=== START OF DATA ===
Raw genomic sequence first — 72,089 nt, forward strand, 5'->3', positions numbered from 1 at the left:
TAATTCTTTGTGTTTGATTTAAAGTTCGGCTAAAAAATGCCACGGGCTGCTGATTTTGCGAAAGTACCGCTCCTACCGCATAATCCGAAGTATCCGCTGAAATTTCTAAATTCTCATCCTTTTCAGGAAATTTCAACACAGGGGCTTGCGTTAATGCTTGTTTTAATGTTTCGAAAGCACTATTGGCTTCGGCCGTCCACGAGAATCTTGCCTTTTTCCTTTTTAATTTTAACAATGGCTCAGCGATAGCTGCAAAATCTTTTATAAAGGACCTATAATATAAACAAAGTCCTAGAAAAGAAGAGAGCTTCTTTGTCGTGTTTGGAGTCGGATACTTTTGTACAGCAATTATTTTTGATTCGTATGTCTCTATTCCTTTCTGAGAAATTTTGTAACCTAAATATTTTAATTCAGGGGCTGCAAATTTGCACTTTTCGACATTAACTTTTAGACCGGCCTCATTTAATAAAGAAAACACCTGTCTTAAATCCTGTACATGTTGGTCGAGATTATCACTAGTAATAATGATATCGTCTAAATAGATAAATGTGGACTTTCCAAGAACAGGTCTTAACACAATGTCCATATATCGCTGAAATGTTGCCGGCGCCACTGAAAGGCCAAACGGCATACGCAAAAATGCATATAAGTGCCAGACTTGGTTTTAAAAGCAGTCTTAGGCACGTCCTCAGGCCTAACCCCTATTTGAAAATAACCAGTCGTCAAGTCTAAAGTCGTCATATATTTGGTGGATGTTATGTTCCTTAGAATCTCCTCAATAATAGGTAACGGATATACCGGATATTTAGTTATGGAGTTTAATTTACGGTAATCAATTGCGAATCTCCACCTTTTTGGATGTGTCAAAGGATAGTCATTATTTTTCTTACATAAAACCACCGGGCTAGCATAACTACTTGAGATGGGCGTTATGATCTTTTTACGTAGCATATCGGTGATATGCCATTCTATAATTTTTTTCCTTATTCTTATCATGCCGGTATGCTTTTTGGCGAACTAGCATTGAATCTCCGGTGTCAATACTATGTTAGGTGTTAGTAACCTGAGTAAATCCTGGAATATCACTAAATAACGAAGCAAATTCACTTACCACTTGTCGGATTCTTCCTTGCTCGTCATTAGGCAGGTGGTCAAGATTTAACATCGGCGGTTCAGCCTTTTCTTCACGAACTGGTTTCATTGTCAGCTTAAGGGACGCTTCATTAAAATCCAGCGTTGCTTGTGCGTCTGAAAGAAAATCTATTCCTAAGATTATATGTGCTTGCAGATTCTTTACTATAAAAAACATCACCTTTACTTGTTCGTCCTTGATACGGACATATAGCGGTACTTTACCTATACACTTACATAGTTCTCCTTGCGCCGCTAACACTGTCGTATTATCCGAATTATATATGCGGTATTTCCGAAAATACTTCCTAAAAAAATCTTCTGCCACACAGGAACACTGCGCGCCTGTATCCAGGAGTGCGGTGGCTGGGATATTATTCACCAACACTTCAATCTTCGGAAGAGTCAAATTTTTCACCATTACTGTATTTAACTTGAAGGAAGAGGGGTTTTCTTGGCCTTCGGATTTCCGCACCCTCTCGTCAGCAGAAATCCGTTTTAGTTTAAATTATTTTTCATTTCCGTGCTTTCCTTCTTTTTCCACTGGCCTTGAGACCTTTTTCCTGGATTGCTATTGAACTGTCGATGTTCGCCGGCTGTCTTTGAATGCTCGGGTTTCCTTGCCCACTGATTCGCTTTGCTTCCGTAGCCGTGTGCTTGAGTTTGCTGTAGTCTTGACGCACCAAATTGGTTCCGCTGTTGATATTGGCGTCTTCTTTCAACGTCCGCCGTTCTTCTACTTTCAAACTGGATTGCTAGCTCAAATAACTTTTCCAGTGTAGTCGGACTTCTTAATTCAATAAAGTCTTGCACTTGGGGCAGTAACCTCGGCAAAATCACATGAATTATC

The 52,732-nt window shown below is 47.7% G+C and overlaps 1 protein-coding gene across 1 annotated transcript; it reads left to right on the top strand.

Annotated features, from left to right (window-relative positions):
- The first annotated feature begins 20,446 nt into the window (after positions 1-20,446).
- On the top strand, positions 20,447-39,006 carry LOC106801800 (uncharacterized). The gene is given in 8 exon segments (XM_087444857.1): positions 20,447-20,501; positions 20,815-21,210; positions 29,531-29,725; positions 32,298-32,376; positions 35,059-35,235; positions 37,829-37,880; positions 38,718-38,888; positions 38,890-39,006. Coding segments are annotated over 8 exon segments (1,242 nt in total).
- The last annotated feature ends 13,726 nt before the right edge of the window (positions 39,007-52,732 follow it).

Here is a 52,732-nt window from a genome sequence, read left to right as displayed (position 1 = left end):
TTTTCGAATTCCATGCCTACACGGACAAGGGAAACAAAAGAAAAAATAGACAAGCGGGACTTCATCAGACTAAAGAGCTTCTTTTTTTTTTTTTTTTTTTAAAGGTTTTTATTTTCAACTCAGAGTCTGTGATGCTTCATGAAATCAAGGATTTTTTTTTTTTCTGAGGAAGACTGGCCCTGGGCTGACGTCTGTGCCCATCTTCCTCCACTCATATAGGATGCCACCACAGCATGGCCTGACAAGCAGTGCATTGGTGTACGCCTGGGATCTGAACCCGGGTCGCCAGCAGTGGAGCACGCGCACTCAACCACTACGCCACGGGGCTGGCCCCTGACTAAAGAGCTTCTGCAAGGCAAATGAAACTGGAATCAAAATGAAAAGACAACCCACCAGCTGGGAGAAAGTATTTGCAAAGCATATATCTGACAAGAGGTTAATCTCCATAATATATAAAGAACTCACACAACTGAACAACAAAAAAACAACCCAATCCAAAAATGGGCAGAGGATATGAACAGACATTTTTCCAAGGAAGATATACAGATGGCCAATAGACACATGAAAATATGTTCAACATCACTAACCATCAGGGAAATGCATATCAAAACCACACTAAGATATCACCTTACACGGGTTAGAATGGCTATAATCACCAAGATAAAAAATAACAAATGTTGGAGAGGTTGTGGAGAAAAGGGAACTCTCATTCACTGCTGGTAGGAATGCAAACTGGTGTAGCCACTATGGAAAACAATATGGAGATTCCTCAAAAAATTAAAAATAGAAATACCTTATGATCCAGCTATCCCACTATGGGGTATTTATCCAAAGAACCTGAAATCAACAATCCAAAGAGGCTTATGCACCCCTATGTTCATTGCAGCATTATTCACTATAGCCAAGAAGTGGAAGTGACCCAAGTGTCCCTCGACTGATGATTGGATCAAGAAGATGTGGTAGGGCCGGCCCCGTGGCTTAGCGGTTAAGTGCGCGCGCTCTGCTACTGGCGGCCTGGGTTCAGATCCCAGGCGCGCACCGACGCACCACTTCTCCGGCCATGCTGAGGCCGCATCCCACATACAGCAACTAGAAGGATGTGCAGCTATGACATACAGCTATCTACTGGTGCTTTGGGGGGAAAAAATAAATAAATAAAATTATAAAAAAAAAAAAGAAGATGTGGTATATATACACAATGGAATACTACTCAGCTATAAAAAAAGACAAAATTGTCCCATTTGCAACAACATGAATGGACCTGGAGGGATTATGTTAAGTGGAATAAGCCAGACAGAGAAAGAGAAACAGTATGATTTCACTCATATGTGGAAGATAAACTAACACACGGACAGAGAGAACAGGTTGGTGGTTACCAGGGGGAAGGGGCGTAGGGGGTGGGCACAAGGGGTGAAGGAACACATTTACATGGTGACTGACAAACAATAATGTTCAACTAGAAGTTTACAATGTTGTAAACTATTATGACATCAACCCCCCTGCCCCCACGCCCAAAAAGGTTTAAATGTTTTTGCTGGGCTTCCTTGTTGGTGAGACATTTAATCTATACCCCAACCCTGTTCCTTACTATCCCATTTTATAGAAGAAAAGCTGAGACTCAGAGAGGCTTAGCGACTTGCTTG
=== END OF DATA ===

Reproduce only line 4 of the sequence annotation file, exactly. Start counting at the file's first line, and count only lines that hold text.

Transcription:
Annotated features, from left to right (window-relative positions):